With the demand for books describing the rise of China and regional dynamics in Asia, more and more translations of works from Asian thinkers have been making it into English. Back in 2015, Shiraishi Takashi, professor and prominent foreign policy commentator in the daily newspapers of Japan, gave a series of influential lectures that were collected and edited into a book. Maritime Asia vs Continental Asia: National Strategies in a Region of Change presents a framework for examining the changing political environment in Asia.

Globalization is possibly the most important economic phenomenon of the past several decades. Opening borders, increasing trade and deepening integration has transformed our economies, our societies and our politics. Globalization changed establishment politics; the reaction against it transformed those against the establishment.

In 2015, the  Paris Climate Agreement hinged on a recalcitrant India. Prime Minister Modi knew that restricting coal could imperil the promises he’d made to the 300 million Indians still living without electricity. Nonetheless, he assented to the Agreement after a meeting with US President Barack Obama. Modi wasn’t won over with arguments over climate models, green energy, or ethics. Rather, Obama offered Modi a narrative that tied his personal experience to India’s colonial history: “Look, you know, I get it. I’m black, I’m African American. I know what it’s like to be in an unfair system where a bunch of people got rich on your back… but I also have to live in the world that I’m in, and if I just made decisions based on that resentment, then I actually would never catch up.”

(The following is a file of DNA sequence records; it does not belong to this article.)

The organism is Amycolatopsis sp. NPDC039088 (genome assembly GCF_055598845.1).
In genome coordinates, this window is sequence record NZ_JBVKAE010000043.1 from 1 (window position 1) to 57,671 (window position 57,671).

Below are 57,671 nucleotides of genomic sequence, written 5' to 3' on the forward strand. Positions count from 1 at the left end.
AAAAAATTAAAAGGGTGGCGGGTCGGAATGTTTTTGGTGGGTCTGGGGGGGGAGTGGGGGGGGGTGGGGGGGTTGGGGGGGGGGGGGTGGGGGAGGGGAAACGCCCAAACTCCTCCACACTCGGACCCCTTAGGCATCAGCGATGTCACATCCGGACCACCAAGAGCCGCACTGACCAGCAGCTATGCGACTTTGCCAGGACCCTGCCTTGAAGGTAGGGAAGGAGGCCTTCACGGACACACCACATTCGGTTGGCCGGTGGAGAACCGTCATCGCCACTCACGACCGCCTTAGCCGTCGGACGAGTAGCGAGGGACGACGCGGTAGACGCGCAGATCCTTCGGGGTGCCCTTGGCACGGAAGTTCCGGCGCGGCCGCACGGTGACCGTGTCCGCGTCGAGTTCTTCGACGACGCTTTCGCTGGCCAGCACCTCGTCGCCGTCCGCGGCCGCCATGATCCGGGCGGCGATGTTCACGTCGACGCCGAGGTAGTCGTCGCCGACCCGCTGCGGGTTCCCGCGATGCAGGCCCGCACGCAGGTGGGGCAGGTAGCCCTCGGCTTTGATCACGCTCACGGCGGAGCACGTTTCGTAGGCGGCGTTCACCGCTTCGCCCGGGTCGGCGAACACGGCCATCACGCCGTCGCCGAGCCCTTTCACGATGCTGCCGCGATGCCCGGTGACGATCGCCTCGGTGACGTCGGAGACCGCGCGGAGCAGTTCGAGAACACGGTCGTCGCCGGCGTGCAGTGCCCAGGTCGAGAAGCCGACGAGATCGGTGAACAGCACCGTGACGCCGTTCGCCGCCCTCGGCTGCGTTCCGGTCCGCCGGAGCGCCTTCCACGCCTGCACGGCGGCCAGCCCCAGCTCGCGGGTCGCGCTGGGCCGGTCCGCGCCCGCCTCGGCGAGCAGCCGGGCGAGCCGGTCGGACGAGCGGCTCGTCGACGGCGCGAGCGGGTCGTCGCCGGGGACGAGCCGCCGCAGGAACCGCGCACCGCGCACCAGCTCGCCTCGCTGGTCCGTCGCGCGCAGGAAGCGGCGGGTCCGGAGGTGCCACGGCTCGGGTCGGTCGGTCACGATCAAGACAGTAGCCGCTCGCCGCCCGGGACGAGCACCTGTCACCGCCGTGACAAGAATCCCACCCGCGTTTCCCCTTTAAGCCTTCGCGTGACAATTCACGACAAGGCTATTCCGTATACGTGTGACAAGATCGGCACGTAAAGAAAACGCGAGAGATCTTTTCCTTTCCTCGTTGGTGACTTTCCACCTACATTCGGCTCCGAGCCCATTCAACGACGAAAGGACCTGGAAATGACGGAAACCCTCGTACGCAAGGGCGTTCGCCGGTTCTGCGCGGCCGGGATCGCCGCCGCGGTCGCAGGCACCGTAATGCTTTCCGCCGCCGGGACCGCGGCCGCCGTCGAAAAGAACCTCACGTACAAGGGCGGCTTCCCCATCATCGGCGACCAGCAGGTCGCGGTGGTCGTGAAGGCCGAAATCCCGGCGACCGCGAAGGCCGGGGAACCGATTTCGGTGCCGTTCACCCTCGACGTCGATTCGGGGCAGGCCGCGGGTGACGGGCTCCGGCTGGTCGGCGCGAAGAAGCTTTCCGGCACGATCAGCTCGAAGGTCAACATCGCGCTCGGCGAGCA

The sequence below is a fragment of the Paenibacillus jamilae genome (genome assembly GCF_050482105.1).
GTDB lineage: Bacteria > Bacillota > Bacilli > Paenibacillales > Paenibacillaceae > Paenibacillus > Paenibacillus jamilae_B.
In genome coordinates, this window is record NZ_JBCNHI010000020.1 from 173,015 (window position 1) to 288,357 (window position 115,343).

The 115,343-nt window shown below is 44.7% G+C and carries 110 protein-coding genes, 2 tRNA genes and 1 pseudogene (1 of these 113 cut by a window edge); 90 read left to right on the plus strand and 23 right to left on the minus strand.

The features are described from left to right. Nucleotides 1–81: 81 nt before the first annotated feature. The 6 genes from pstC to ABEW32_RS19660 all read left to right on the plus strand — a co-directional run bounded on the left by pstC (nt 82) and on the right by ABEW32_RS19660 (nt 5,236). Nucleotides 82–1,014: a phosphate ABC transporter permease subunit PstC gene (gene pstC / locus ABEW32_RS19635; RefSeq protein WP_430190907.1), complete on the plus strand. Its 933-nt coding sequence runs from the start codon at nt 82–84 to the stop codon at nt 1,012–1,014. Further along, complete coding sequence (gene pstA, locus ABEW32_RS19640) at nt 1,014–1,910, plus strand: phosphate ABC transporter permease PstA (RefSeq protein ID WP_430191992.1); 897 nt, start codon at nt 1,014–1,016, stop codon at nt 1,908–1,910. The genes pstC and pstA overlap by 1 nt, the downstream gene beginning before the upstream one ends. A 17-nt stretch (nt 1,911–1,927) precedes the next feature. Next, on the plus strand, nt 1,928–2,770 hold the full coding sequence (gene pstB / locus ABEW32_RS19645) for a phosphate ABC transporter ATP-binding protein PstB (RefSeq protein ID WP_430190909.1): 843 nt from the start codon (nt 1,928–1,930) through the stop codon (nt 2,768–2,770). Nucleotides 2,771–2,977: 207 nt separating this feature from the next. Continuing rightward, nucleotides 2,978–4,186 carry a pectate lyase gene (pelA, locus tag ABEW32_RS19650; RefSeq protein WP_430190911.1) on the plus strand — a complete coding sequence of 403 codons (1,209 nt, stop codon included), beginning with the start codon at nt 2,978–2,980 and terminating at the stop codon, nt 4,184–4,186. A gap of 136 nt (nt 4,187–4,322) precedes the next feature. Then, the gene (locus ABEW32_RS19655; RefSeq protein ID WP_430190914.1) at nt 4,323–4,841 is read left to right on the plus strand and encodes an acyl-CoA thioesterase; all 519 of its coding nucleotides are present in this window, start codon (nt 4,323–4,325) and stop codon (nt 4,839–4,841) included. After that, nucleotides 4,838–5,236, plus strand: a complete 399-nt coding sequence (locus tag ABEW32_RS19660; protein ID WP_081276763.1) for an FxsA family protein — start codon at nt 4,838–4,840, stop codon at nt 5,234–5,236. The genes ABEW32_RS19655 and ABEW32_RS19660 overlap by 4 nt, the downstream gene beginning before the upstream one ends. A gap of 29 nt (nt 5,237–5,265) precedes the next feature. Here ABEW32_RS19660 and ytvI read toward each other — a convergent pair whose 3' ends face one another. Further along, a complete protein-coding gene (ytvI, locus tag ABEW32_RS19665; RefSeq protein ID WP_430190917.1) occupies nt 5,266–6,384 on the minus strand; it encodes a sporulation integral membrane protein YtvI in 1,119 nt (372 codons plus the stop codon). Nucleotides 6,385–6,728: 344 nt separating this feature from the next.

“China’s new global status as a rising technology power”, as the editors of this new study put it, has increasingly engendered alarmed, if not alarmist, rhetoric by Western politicians and commentators. The combined response of Innovation and China’s Global Emergence, a new collection of academic essays that attempts a ground-up review of the issue, might be summarized as “take a breath”.

Russia’s position between Europe and Asia has led to differing conceptions of “what Russia is” to its leaders. Russia’s vast holdings east of the Urals have often inspired those who led Russia to look eastward for national glory, whether through trade, soft power, or outright force. Yet these Russian “pivots to Asia” often ended soon after they began, with outcomes far more limited than what those who launched them hoped to achieve.